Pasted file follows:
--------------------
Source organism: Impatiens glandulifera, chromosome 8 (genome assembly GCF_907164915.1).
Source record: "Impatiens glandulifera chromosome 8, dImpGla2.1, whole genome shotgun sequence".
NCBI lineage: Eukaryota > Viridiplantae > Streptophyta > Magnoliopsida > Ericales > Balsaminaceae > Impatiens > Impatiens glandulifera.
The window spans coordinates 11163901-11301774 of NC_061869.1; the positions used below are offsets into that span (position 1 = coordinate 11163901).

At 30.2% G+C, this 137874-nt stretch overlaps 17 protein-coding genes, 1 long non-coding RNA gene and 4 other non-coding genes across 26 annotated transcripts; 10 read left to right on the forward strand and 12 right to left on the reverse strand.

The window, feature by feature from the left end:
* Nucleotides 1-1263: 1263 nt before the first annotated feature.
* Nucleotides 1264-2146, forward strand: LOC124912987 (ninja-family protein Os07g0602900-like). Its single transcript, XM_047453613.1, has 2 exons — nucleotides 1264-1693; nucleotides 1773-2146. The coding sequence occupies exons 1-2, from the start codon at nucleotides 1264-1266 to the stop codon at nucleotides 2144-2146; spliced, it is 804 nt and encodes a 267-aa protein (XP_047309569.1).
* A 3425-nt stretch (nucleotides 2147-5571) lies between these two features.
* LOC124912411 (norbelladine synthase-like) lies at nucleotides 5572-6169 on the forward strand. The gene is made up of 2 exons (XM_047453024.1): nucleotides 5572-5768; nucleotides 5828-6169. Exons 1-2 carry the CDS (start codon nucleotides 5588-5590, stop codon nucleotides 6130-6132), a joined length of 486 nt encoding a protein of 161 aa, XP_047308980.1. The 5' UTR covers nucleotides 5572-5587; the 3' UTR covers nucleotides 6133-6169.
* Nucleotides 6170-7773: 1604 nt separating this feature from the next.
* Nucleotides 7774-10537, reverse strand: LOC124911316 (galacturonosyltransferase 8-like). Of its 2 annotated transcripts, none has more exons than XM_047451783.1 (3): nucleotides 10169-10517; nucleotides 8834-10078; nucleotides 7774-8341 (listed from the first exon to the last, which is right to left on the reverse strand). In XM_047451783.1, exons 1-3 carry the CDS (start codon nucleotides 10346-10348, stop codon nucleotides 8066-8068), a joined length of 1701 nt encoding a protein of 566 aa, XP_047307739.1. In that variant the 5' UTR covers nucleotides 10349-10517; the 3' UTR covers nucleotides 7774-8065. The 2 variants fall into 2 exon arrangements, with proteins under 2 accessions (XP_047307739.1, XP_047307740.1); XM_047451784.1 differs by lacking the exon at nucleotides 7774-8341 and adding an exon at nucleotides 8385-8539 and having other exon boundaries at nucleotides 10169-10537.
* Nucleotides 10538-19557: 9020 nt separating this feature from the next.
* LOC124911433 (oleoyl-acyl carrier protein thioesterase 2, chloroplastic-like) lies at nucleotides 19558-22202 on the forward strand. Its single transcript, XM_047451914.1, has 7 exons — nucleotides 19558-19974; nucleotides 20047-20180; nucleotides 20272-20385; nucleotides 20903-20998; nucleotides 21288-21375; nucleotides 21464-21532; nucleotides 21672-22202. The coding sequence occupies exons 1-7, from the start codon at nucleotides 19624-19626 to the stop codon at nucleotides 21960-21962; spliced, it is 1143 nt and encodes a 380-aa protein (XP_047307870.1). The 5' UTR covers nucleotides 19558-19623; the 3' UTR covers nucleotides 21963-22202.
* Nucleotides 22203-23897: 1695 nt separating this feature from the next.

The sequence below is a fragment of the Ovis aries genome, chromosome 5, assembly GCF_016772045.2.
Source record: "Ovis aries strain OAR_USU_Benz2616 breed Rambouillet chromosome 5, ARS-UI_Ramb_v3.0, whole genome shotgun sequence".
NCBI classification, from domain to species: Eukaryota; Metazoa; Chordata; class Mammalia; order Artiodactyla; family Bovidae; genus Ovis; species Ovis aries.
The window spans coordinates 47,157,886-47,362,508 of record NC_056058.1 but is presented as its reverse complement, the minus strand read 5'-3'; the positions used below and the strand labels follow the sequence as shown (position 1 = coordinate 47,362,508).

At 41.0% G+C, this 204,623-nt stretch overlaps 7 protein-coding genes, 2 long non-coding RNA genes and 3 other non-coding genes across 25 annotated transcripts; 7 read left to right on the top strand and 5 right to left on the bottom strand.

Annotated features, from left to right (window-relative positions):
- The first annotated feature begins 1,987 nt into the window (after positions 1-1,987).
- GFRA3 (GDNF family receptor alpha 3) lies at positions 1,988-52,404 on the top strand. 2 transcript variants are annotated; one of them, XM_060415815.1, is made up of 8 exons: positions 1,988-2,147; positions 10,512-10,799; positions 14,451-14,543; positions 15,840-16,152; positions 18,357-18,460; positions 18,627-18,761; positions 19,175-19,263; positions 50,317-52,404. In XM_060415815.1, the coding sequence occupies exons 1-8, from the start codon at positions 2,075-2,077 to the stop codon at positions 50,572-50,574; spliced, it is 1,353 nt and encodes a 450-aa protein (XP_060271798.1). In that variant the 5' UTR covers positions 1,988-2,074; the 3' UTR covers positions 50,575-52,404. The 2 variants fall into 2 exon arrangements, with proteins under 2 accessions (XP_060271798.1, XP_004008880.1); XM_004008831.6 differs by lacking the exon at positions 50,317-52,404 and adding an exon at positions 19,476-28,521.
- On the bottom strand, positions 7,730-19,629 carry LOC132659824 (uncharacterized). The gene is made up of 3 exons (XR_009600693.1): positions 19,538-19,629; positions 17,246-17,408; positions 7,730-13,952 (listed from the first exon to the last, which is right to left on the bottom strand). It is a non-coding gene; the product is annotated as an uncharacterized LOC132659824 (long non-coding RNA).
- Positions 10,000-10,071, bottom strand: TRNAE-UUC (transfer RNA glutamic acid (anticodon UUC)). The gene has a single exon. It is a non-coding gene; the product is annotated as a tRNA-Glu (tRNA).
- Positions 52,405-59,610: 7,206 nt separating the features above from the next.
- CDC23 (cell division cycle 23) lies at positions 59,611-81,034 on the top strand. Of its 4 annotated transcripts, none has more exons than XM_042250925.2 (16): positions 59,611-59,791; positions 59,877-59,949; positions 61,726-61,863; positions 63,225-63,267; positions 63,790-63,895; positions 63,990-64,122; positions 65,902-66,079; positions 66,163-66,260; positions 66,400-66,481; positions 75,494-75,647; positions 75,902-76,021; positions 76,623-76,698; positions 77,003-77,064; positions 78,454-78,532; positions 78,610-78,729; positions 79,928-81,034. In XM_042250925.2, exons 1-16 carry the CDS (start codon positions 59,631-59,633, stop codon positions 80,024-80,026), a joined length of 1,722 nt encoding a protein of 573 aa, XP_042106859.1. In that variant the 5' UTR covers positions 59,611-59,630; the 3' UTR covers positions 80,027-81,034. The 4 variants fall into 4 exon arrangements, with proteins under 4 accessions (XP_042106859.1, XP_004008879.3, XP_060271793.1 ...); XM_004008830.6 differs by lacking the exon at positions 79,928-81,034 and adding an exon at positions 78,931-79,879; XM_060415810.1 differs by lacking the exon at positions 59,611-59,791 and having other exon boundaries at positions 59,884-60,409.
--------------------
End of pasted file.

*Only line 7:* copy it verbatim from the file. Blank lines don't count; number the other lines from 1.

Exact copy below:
* Nucleotides 1-1263: 1263 nt before the first annotated feature.